They Don’t Know Me, Or Do They?
By Tshering Cigay Dorji (Ph.D)
Published in Drukpa, December 2010 Issue on Media
Today, many Bhutanese make various anonymous comments in online forums ranging from kuenselonline.com to bhutantimes. com. One of the things that may be on minds of many of these online posters is if their real identity be found out.
Tracking the real identity of an anonymous poster may not be straightforward but it is nonetheless possible. First of all, your computer is identified by a unique IP address. That IP address may not be visible to the forum readers, but it is recorded in the log file of the website you visit. This can be viewed by the administrators of the website.
So, the first possibility for tracking the anonymous poster is that the government or the aggrieved party could ask the website administrator to release the details of the IP address of the poster either directly or through a court order. Once the web administrator releases the IP address, the search can be narrowed down to a particular locality or organization. Once that is done, it would not be too difficult to pinpoint the person.
Now, if it so happens that the website administrators refuse to divulge the IP addresses, another way to find out the poster’s whereabouts is to lure him to click on a particular link by sending him a private message. There are sites on the internet that provide such services. One such site is http:// shivampatel.net/trace/.
The anonymous posters have one more weapon in their arsenal, proxy servers – a server that retrieves web pages for you, providing only its own identity to the sites it visits. That means if you connect to bhutantimes. com using a proxy server and make a post, the bhutantimes.com website would record the IP address of the proxy server and not your real IP address. Hence, even the administrators of bhutantimes.com would not be able to identify your real IP address. But, the proxy server would still record the details of your IP address. So, if the proxy server releases your IP address, you could again be tracked.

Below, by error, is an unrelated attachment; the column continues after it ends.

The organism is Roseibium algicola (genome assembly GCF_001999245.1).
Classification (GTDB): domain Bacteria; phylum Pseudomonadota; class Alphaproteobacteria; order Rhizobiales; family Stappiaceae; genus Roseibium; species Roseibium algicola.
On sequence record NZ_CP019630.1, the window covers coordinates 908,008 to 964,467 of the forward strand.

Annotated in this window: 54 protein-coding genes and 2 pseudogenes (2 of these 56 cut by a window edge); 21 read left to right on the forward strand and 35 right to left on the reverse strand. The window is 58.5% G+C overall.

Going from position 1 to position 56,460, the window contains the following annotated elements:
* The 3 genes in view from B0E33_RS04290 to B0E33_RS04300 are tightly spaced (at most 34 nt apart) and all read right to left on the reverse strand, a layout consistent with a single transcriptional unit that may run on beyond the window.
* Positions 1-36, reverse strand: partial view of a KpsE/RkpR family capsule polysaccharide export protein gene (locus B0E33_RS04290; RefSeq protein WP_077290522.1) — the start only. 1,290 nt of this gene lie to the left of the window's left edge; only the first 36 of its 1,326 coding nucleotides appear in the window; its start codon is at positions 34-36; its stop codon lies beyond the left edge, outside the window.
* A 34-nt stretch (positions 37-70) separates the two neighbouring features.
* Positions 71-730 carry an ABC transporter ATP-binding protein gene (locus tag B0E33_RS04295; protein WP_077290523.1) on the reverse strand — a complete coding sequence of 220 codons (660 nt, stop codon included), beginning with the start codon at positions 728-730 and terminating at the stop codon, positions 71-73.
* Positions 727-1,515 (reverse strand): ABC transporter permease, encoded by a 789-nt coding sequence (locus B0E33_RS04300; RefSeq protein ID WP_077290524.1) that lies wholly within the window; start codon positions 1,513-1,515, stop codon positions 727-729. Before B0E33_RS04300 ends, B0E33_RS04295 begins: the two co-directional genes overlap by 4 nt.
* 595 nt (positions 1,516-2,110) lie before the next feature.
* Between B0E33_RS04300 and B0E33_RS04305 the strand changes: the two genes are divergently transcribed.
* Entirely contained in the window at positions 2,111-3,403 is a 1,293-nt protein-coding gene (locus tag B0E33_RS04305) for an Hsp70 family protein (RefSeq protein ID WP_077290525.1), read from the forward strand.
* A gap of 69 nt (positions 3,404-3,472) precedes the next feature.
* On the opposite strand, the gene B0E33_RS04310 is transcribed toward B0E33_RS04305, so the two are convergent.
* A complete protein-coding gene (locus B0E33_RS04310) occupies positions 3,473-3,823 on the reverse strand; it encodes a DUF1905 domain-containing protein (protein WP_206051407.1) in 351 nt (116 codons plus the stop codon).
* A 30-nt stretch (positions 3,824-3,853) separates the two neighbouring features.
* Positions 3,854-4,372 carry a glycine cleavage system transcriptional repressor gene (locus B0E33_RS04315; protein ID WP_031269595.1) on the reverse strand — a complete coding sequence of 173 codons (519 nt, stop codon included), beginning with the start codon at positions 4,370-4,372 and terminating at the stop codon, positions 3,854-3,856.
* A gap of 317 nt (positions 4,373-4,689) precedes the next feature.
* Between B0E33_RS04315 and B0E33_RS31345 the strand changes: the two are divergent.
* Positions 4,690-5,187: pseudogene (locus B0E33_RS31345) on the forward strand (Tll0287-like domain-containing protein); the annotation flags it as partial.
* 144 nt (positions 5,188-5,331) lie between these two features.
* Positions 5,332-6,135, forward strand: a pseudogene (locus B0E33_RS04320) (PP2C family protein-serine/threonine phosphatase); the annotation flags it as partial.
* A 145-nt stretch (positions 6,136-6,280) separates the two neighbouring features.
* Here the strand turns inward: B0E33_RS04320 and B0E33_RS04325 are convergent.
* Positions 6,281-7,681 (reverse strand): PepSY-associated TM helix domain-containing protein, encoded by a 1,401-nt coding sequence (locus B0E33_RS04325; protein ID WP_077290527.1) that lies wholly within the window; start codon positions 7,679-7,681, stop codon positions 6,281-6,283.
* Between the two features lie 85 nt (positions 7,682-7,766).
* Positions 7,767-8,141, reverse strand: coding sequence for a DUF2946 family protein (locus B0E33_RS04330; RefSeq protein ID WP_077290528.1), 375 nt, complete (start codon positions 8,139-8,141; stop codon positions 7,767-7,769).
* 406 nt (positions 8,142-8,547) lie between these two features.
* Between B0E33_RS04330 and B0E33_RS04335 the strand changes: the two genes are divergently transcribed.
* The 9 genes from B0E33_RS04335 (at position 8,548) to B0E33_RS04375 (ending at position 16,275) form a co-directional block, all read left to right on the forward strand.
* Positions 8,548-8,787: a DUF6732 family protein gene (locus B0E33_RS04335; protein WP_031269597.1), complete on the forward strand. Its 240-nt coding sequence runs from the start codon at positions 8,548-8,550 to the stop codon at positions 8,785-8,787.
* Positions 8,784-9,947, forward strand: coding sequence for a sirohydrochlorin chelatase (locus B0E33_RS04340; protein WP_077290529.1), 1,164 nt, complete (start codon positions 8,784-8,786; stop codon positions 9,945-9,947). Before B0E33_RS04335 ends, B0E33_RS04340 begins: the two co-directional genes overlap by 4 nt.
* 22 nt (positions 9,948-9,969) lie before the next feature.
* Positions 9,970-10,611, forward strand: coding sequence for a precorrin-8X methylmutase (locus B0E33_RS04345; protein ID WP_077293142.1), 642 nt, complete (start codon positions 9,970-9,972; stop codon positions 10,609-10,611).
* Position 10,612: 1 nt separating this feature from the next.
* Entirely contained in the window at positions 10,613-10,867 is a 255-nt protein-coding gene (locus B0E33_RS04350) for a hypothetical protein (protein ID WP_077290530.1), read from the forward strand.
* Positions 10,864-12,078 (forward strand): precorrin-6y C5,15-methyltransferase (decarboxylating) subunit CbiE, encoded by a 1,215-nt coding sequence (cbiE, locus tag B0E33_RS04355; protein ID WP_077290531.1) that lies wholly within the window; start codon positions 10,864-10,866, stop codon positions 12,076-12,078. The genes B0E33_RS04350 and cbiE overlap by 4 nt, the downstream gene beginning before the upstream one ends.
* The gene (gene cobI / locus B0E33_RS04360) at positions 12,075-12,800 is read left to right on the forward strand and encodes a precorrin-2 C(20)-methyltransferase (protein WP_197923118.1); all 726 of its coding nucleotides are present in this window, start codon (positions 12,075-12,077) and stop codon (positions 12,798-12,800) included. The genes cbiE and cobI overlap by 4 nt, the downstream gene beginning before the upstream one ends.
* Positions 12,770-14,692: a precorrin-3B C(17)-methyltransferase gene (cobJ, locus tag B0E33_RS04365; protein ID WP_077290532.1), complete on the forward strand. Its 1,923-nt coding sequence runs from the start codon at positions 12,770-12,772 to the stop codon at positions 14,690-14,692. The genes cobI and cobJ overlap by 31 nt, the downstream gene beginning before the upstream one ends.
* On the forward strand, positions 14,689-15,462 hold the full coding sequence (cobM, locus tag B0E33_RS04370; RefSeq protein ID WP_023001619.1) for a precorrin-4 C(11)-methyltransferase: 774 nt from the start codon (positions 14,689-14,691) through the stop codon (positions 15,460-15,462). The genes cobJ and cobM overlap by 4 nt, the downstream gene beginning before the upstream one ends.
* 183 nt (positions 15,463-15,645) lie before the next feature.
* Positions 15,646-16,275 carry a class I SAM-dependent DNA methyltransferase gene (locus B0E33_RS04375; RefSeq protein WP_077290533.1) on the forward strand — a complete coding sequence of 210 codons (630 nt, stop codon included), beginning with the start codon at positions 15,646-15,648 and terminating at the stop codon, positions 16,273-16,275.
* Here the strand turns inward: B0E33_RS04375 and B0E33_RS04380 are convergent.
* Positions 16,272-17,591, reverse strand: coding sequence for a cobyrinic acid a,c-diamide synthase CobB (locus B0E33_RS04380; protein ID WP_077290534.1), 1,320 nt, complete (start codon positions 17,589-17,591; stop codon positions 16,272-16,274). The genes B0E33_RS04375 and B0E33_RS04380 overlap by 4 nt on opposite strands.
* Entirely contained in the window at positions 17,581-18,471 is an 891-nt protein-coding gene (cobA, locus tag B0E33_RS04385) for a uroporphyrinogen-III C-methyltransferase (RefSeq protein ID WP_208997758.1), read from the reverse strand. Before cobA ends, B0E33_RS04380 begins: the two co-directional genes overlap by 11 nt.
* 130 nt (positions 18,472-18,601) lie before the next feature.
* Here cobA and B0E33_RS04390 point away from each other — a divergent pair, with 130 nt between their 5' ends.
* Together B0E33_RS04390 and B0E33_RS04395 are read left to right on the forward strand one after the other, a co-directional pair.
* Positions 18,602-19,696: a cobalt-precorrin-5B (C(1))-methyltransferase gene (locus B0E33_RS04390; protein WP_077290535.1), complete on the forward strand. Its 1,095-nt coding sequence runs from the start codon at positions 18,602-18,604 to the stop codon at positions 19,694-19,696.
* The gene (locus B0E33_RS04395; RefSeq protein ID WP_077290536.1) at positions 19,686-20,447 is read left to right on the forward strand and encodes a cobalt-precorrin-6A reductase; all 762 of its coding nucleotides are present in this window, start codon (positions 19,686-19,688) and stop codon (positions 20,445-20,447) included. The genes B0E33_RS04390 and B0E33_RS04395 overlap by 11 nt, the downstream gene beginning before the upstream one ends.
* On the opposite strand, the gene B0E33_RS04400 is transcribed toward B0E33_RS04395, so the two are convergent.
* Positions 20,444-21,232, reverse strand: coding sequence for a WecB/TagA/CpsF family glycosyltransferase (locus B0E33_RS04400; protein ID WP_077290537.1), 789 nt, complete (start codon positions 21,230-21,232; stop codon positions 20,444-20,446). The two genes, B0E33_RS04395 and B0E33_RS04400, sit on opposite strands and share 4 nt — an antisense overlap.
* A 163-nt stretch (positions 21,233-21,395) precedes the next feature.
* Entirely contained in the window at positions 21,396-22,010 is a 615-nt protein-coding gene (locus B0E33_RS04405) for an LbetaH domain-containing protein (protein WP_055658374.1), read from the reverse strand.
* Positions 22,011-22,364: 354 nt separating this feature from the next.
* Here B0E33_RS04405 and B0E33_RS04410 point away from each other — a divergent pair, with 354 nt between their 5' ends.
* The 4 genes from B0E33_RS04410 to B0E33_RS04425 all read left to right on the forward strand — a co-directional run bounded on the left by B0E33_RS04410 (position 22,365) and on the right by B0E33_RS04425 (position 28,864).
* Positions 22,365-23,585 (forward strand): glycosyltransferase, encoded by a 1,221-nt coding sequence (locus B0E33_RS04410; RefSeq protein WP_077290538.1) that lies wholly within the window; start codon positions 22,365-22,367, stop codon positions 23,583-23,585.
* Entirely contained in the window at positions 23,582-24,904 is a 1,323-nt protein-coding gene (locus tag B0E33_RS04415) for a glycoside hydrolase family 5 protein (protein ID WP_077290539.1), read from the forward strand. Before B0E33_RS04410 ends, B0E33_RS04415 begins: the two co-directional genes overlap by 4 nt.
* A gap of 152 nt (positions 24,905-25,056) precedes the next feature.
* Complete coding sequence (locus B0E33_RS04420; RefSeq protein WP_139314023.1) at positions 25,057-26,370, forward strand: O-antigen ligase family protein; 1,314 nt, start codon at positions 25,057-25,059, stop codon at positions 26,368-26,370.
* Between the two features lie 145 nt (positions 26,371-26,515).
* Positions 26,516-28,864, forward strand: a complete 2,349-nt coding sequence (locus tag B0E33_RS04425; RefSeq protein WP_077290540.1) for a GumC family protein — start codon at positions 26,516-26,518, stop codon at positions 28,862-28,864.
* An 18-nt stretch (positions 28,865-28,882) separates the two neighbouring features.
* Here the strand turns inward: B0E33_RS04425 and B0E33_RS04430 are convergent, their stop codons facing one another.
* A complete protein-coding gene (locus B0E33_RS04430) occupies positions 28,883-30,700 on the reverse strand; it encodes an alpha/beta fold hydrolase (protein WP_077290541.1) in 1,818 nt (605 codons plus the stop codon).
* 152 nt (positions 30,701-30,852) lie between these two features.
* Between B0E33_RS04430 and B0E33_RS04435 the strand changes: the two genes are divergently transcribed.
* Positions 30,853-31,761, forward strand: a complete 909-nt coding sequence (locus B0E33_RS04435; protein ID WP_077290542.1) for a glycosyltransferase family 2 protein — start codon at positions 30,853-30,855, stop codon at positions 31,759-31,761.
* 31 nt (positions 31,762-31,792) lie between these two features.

Another point of concern for anonymous posters is the ISP logs, the records maintained about your online activity by your local Internet Service Provider. Some ISPs record the details of different websites visited by an internet user. Even the anonymous proxy servers cannot circumvent this. One way suggested to overcome this is to use a DNS server other than the one given by your ISP, provided that the ISP allows it.
The trackers have another analytical tool in their hand these days. Many people make public comments and posts under their real identity in their personal blogs and Facebook pages. But they post anonymously on online forums like bhutantimes.com. Using sophisticated data mining tools, or even by simple analysis, it would not be very difficult to connect the anonymous posts to a real person. In recent years, there are also software tools for ‘authorship profiling’ which can identify an anonymous author by automatically analyzing the diction and syntax of anonymous posts and comparing with the sample texts written by suspected people.
In short, there is no such thing as ‘anonymity’ on the web. It just depends on what extent the trackers are willing to go in order to track you. If they are not so serious about pursuing you, you could escape anonymously. But if they are willing to go to any extent in uncovering your identity, there are enough footprints you have left online and tools in their hands to track you. All I can suggest for you to make it a little more difficult to be tracked is to use the anonymous proxy servers (use carefully as some free proxy servers may not be authentic), change your DNS servers if possible, change usernames often, and not write similar posts under your real name in personal blogs and Facebook pages.
The writer has a doctorate in computer engineering from Tokushima University, Japan